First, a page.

Looking back over the last two years, I find myself truly proud.
This post is about why I need to do more to move forward.
I’ll start with the previous three years. My Dad, AKA my best friend, died suddenly in 2007, and before I had recovered from his death, I met an incredible girl and quite literally started a new life with her.
That became the catalyst for my “recovery,” and I finally finished an album that I’d been pouring my heart into for over three years… only to discover that I didn’t really like it that much anymore. That was immediately followed by booking my first full time schedule in resorts and wine bars, which turned out to feel a lot more like a job than I thought it would when I was booking.
That brought me right up to the end of 2009… I had just gotten out of a relationship that was – all at once – the most beautiful and devastating chapter of my life. No dishonesty… no sob story… it just fell apart. And to protect the innocent, let me just make it very clear – I believe that I deserve the lion’s share of the blame for everything that went wrong. I was lost and broken. But I was driven.
I started working harder than I ever had, practicing, writing, and booking shows… and it paid off quickly. Within two months of the breakup, I had written two of my best songs, made a few really cool connections in Los Angeles, improved my guitar skills more than I had in the previous year, and booked the fullest show schedule of my life.
I was zoned in on success, and it seemed to be paying off. There was one little piece of the puzzle that I didn’t expect to overwhelm me the way it did – songwriting. I had ordinarily written three or four songs over the course of a year. In just four months, I wrote six… and I LOVED every one.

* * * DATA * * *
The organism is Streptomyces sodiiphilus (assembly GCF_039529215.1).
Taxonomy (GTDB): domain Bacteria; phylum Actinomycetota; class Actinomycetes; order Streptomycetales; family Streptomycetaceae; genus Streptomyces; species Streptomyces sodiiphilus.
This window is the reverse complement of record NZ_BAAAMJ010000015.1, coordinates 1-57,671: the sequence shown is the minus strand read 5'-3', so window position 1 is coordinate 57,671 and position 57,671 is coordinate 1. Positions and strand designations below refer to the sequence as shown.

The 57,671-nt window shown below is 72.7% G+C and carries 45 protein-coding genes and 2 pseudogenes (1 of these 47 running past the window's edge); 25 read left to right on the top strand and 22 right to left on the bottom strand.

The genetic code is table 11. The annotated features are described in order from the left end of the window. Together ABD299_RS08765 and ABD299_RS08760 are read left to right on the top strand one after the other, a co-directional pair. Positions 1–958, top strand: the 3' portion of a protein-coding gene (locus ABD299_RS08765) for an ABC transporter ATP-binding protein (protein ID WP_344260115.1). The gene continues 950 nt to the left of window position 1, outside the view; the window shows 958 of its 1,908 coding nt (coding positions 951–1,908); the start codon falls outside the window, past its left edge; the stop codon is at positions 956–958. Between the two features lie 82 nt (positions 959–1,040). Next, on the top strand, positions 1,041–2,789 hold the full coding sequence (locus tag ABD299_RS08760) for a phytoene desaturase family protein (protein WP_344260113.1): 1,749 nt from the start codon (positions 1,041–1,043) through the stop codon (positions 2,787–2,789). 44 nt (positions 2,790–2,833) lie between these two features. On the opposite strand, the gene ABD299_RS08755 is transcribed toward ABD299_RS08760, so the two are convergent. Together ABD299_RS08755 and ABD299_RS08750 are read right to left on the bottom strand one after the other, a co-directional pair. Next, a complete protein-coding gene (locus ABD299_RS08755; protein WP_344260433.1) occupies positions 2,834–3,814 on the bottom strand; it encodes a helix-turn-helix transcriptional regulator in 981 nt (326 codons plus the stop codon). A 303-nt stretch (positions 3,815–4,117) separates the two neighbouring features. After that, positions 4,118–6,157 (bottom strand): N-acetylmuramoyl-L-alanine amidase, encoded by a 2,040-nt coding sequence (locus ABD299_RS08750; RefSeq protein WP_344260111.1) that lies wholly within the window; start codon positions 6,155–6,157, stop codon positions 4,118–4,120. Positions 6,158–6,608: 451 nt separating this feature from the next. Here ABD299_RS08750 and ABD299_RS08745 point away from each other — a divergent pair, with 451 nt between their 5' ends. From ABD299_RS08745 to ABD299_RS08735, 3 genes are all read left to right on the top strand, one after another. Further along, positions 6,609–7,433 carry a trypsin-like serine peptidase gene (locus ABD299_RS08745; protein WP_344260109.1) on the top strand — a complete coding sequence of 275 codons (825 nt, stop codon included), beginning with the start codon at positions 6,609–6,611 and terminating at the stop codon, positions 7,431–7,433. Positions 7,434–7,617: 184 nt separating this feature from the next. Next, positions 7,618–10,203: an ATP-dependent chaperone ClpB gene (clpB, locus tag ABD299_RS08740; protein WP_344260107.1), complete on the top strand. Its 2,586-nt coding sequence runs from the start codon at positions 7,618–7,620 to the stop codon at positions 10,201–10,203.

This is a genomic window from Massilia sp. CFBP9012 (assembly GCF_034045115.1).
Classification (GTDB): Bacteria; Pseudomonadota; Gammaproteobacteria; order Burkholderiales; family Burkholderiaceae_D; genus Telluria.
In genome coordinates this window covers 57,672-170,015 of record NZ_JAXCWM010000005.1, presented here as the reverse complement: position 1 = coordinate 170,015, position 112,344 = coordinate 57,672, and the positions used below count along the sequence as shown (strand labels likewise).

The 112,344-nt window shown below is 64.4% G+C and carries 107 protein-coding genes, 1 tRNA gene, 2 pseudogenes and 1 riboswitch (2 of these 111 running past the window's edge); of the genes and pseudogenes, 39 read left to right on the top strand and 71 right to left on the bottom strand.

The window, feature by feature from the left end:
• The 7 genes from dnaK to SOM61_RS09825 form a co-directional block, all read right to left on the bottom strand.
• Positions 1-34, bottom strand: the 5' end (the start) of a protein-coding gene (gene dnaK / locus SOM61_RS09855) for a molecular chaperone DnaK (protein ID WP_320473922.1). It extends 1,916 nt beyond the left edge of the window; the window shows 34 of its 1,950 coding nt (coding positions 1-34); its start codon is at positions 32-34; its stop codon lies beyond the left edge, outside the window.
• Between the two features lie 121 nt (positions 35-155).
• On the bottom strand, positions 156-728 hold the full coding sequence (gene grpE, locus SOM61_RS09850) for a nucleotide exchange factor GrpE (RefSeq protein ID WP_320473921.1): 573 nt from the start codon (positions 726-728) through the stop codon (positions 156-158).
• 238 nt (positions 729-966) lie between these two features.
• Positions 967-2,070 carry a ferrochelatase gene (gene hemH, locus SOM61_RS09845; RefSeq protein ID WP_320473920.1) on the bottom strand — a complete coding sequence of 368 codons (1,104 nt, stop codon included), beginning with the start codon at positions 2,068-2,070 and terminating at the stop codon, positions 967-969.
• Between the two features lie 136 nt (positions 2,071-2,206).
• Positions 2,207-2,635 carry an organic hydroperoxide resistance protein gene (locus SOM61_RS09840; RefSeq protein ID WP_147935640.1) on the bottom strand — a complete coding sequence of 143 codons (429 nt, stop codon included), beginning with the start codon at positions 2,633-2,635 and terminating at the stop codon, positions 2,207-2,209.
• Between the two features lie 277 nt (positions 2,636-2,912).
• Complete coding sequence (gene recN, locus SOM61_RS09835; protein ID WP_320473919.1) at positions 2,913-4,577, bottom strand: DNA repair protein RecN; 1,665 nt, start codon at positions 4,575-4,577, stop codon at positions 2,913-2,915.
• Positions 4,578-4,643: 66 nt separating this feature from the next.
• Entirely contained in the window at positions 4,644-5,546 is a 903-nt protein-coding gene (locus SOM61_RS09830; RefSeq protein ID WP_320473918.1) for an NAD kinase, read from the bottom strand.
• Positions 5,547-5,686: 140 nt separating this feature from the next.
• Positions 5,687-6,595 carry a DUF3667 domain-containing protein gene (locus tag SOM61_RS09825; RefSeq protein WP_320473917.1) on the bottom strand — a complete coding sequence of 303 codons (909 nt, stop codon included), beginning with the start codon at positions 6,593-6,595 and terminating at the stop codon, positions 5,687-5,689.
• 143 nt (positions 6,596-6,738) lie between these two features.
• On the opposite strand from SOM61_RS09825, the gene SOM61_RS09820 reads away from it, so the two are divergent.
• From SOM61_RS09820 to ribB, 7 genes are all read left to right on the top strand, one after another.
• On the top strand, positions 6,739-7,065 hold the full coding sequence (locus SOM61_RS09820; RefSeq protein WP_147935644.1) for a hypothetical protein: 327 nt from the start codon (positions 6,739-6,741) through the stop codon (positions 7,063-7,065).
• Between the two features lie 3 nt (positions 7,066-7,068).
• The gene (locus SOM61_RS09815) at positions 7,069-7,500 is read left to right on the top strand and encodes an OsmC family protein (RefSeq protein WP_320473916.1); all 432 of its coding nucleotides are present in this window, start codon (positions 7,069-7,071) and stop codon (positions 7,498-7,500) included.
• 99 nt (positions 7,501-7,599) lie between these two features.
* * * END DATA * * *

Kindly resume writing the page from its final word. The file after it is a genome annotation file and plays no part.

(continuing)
It didn’t take long until writing and recording was all I could think about. More than anything, I wanted to capture the essence of the songs while I was still totally connected to them. So I did something that quite frankly, makes no adult sense at all: I quit all my shows, did my best to fill the spots, and moved across the country with a couple of guitars and pro tools on a laptop and got to work making an album.
You can listen to the whole thing for free here: https://aaronhowardmusic.com/music
What followed was the most incredible eight months of my life to date. The process of making that album was both everything I needed to heal from the previous years, and the most fun I’ve ever had. It also brought my faith back to life and gave me something to fight for again.
If you’ve been reading this blog regularly, you know a lot of that already, but it’s important background for this post. This isn’t a post about what I’ve done. It’s a post about what I haven’t done. The old adage “what got you here won’t get you there,” has never been more relevant.
When I look back over the last five years, there is a reoccurring theme – things falling into my lap. Whenever something really great has happened, it seems to be something that happened because I worked so hard at my art and someone noticed and GAVE me an opportunity. It was never because I gave my all to connecting with people and sharing it.
It’s funny, because in this industry there are two types of people:
- People who say that if you give your all to creation, the world will take notice once you’re good enough to notice.
- People who say that if you put everything you have into sharing what you’ve made (provided that there’s a baseline of quality present) people will take notice, because it’s in front of their faces.
I’ve become curious over the years, as to why there are very few people in the camp of you HAVE to do both. Create stuff that your audience loves and can’t live without and… oh yeah! Go find an audience! The truth is: I think it’s because of the amount of work required to do both at a level that is even remotely relevant.
When I’m on a roll with writing and practicing, those two activities alone will take up eight to nine hours a day. Then there's all the booking and the twenty to thirty hours a week for shows. Just writing for this blog, keeping in touch with my friends on facebook and twitter, creating and posting YouTube videos, and sending out weekly emails with songs in them tends to require another two to three hours a day.
Obviously I'm not doing all of this all the time. If you do the math, there really isn't that much time.
Here’s the crazy part: that stuff is just the beginning! What about booking a real schedule in places where I’m likely to gain fans? What about contacting offline and online press to try to get covered so that people know that I exist? What about going to conferences and events so that I have the chance of meeting the “right” people?
I’m not saying that I don’t have time. I’m saying that every minute that isn’t spent sleeping or eating needs to be dedicated to this pursuit. Seventy or eighty hours a w